The Employment Relations (Flexible Working) Act 2023 (the Act) gained Royal Assent on 20 July 2023. It is expected to come into force at some point in 2024. B P Collins’ employment team advises on the notable changes the new Act will make once in force.
- The ability to make requests more frequently
Employees will have the right to make two flexible working requests in any 12-month period instead of one. This allows employees to request to adapt their working hours or conditions to better align with their personal circumstances without facing excessive restrictions.
- Reduced times for employers to decide
Employers are now required to respond more promptly to flexible working requests. Upon receipt of a request, employers must address it within 2 months unless an extension is mutually agreed upon. Under the previous law, employers had 3 months. This ensures that employees receive a timely response, giving them clarity about their working arrangements.
- A new requirement to consult employees before rejection
Employers must consult with an employee prior to refusing a request for flexible working. However, there is no minimum standard for the consultation set out in the Act. An updated Acas Code of Practice will provide guidance to employers on what the consultation process should involve. This may not be a significant departure from many employers’ current practices; however, the hope is that it will encourage a more open and collaborative conversation about flexible working requests.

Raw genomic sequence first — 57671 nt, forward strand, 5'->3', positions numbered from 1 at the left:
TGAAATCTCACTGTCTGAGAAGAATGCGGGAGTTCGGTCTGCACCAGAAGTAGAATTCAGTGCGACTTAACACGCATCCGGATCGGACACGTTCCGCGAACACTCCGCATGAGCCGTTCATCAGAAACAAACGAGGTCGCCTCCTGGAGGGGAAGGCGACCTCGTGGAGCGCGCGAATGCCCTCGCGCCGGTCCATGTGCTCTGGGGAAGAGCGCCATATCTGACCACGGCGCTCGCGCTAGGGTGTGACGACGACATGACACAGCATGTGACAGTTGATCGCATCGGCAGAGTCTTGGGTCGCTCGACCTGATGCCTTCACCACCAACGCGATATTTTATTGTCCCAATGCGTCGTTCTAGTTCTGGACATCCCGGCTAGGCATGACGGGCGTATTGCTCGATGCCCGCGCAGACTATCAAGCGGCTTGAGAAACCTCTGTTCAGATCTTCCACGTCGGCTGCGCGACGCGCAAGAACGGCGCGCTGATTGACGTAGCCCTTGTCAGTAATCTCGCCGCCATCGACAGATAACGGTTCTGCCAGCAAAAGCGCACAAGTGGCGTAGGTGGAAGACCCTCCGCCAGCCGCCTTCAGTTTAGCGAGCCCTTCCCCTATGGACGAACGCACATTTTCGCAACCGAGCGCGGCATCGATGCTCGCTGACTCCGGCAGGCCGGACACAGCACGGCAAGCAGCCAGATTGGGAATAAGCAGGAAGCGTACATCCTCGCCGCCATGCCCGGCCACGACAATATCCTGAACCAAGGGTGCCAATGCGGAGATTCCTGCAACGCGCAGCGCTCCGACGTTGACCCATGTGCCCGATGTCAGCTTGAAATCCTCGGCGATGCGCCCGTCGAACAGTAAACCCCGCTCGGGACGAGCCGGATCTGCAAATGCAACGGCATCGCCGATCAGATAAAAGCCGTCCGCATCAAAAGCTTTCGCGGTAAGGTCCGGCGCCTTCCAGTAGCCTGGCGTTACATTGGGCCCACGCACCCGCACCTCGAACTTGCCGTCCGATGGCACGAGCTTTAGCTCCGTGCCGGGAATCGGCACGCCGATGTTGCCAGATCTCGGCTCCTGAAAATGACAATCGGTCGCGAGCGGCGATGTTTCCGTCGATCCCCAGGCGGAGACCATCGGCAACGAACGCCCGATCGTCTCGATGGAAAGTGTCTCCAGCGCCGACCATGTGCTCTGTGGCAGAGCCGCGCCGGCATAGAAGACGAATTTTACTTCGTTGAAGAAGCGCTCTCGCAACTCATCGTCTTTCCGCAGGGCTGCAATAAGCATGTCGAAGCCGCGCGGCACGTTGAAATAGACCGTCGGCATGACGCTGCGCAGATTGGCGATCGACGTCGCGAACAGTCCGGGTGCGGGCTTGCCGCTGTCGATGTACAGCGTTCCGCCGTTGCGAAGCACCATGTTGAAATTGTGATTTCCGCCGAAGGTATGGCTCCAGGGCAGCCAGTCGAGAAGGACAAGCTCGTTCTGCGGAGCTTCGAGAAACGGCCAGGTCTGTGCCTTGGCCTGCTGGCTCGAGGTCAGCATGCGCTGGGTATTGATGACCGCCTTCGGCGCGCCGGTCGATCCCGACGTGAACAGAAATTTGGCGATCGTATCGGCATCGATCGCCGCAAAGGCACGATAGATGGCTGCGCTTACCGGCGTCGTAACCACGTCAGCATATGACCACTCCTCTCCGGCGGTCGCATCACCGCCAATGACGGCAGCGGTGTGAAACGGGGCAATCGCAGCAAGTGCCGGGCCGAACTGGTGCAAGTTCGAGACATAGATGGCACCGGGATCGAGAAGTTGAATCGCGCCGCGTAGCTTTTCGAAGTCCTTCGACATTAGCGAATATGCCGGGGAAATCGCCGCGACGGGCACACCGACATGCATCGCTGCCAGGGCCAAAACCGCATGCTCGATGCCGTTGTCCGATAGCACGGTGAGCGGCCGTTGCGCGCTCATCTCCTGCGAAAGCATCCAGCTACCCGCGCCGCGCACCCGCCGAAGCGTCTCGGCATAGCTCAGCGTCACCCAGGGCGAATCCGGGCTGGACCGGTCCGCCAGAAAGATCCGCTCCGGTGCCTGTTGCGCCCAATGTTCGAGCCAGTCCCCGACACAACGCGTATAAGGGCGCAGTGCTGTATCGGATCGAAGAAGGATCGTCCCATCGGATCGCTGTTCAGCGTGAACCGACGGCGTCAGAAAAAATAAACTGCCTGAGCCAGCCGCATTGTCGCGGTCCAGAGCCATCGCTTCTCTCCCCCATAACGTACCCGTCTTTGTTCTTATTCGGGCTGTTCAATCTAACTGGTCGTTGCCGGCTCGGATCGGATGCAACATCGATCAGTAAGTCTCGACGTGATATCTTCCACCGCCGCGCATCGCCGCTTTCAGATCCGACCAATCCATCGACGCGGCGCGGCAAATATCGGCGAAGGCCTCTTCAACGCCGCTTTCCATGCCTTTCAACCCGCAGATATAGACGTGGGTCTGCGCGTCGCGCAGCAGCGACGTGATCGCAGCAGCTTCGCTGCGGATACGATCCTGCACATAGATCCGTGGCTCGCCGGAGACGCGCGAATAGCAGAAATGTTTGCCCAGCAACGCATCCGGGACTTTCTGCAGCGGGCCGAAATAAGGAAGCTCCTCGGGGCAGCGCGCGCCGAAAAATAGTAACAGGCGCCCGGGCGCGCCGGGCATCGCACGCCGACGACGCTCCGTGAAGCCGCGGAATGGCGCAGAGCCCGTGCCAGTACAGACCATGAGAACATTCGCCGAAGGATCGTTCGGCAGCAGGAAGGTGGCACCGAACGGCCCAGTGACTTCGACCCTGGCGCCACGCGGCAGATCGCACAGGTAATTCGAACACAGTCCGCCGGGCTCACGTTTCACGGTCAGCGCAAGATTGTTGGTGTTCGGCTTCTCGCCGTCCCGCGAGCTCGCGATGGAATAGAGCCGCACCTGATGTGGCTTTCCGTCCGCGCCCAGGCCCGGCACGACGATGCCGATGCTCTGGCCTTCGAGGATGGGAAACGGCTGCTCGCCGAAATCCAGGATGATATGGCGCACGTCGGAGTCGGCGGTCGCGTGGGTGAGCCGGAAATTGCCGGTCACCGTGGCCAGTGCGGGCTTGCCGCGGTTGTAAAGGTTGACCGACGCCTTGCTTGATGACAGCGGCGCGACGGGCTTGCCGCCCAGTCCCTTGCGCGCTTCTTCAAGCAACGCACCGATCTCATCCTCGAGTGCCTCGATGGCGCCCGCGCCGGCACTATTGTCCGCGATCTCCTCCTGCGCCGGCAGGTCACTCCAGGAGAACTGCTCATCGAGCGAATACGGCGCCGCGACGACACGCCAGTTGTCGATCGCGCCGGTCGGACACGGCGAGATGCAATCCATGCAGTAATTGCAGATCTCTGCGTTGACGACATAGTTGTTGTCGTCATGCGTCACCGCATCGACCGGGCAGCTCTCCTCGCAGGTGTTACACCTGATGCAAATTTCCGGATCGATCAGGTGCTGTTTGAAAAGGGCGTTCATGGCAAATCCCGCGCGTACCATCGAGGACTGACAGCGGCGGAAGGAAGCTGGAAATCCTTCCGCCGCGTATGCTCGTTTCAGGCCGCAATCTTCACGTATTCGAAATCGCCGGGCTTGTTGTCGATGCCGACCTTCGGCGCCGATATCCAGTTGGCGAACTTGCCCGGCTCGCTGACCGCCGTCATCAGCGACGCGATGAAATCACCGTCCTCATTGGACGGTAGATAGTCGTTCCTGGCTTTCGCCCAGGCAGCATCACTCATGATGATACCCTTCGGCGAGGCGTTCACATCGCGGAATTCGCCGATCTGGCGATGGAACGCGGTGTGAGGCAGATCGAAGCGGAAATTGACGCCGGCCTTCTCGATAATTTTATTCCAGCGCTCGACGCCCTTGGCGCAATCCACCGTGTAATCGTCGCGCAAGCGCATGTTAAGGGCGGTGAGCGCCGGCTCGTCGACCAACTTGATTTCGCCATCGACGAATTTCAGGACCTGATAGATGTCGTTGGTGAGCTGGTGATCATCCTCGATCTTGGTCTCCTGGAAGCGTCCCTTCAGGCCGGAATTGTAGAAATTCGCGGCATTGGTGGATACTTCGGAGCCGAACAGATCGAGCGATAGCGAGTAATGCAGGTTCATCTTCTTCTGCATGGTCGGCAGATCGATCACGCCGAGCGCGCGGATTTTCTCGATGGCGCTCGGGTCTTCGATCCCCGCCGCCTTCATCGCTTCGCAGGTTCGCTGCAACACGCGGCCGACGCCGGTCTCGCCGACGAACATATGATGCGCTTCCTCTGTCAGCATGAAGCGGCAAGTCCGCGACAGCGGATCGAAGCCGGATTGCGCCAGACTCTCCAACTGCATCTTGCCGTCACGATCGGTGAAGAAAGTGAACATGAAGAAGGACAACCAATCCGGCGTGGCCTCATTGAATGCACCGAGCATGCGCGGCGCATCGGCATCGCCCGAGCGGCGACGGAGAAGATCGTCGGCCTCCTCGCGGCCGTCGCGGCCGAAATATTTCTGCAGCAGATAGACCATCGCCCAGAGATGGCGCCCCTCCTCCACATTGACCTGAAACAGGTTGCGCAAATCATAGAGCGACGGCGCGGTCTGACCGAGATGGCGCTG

- Employees don’t have to explain the effect of the request
The Act no longer requires employees to explain the potential effects of agreeing to their flexible working request and how those effects might be addressed. This modification simplifies the process for employees, and shifts the burden of working out whether a flexible working arrangement can work (and if so, how) onto the employer.
Although that means there is a big shake up of processes which employers will need to follow when it comes to flexible working requests, the Act does not change the list of reasons available to employers to reject flexible working requests.
It also does not make the right to request flexible working a “day one” right, although it’s expected that the current requirement for 26 weeks’ continuous service before making a flexible working request will be abolished at some point in 2024.
The Act marks a significant step towards assisting employees with a better work-life balance through flexible working arrangements. However, with the increased number of requests allowed, timely responses required of employers, and an emphasis on consultation, employers must take steps to ensure they are well equipped to deal with these changes.